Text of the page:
6 Helpful / 1 Not
Goog thing I don't live in Texas
Pros: This course is one of two on the property (and the more challenging course). This one is well laid out with a variety of up hill, down hill, and flat holes that use the terrain skillfully to create holes that are aesthetically pleasing yet challenging. There are also a variety of open distance shots, technical alley-way shots, and both left and right handed approaches. The fairways are well defined and set up to reward (or punish) high risk shots, or allow safer more conservative approaches. There are many trees that act as barriers to the tee (to both accessibility and visibility), but the underbrush is fairly clear and it seems likely that you won't lose your discs (unless you throw one exceptionally errant).
I played the long tees, so cannot comment on the quality of golf from the short tees, but they looked like holes that would be enjoyable for upper entry level players. The long tees are best for advanced and open players if your goal is to shoot par.
If your goal is to develop into a disciplined player with a variety of shots, this would be an ideal course to grow up on.
Cons: There are no real cons for this course. If forced to come up with something to say, I did have to look a bit for two tee boxes, but having never played the course before, that's not a big issue.
I'm sure that it can get hot, and it can get windy, but those concerns are not related to the course, rather one's preparation for and willingness to face local environmental challenges.
Other Thoughts: Every disc golfer seems to fantasize about opening their own golf course and pro shop one day. To me, this is what such dreams are made of. There is a real club house on site (complete with showers), well stocked pro shop, and food and beverage sales. For me, this is what disc golf should evolve into (or at least, disc golf on private courses). I played free mid-week, so the fees may vary (but I heavily subsidized the pro shop). For the level of service you get access to, I would happily pay a $10-20 fee. It is clear that the owners have put a lot of money into this effort, and I hope the local community recognizes and supports that kind of risk and sport development.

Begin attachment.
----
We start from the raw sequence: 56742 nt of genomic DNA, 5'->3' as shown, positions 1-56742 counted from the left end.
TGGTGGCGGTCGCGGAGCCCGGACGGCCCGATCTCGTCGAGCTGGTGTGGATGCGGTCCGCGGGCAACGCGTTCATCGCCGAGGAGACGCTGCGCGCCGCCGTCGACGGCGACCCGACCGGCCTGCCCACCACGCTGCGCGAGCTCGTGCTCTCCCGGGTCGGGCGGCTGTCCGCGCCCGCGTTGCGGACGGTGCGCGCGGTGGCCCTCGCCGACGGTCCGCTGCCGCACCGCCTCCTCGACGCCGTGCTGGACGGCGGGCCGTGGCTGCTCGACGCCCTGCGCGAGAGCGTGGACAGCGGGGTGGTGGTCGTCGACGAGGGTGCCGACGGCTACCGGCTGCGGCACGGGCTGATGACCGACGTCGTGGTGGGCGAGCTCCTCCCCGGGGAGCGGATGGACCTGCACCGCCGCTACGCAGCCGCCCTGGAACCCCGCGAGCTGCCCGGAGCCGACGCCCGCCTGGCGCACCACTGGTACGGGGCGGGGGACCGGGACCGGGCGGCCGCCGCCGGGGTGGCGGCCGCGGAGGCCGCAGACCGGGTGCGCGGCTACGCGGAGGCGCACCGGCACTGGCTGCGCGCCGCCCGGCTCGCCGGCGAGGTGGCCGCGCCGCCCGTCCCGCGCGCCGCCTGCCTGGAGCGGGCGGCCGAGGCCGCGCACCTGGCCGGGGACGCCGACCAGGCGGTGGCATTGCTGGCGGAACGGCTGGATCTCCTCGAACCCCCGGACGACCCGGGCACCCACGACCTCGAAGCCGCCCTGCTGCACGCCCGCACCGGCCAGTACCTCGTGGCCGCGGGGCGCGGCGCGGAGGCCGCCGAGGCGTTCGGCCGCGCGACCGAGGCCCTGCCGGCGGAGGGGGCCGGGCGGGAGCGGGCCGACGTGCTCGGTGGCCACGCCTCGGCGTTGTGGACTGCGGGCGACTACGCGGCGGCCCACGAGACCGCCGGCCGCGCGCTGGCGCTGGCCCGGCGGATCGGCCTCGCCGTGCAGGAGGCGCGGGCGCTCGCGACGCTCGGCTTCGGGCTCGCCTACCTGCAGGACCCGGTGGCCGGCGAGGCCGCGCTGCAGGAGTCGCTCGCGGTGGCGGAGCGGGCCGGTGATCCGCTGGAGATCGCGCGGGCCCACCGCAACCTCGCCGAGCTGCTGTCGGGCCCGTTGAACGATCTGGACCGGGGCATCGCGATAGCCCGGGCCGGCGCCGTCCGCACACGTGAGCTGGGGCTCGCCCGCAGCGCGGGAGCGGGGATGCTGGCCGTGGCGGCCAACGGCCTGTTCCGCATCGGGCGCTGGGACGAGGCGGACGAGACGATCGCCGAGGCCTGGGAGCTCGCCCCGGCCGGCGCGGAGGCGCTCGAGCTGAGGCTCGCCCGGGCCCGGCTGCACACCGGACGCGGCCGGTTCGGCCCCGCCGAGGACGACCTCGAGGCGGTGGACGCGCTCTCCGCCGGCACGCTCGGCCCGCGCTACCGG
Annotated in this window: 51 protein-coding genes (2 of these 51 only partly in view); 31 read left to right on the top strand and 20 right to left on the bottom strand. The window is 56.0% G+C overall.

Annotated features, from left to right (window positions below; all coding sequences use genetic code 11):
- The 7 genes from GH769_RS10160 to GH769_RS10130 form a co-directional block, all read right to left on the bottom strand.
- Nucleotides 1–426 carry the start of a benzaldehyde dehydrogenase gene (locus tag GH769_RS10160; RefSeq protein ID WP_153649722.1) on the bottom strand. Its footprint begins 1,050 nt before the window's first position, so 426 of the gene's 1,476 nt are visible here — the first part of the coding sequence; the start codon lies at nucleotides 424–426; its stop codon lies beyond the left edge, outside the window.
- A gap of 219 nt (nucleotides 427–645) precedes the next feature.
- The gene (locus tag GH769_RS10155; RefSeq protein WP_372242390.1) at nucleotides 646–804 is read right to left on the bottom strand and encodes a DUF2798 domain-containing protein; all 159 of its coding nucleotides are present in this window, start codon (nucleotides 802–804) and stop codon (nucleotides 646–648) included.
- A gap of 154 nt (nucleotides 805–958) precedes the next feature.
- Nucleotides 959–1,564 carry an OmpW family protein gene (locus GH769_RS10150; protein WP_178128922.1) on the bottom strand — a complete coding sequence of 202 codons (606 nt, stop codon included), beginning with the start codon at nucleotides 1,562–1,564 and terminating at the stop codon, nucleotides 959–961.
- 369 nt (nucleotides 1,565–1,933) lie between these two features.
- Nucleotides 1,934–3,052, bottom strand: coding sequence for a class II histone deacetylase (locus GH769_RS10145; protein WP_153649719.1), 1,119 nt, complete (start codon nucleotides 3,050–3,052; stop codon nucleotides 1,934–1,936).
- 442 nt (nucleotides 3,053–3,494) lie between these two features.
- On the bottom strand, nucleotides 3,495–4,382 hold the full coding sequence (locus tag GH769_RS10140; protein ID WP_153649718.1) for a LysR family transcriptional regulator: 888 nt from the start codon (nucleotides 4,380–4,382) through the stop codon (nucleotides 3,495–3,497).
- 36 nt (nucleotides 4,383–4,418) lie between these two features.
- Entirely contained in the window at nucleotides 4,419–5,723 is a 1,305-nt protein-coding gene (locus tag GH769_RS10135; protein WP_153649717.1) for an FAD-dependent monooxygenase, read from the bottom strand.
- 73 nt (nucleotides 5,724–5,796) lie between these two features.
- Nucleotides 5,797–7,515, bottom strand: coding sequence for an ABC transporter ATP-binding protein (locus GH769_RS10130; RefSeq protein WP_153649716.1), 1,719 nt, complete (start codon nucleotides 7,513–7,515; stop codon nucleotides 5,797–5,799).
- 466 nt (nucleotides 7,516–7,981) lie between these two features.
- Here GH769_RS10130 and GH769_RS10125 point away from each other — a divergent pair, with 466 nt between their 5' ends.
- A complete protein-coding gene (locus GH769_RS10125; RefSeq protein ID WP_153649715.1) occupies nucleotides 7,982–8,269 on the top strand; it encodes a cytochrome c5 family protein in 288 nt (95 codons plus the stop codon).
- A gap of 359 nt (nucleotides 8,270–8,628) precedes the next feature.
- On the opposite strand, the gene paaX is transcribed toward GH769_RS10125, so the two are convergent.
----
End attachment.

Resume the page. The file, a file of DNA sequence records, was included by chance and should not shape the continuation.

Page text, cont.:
Bottom line: it's a good thing I don't live in Texas, as I'd leave a lot of money in the club house and time on the course.
6 of 7 people found this review helpful.
2 Helpful / 1 Not
Pros: This is a one of a kind course.
Some awesome views from the tops of the hills (and it doesn't feel like a hike to get to the top because of the layout). There are many long holes, down the side of the hills, some not visible but they are constantly clearing out more trees.
Cons: No signs or directions to the next tee box though there is a map on the back of the scorecards.
Other Thoughts: Prepare for the Texas Hill Country. Bring water or be prepared to buy some there. Spend some time in the awesome club house and bring a camera.
2 of 3 people found this review helpful.
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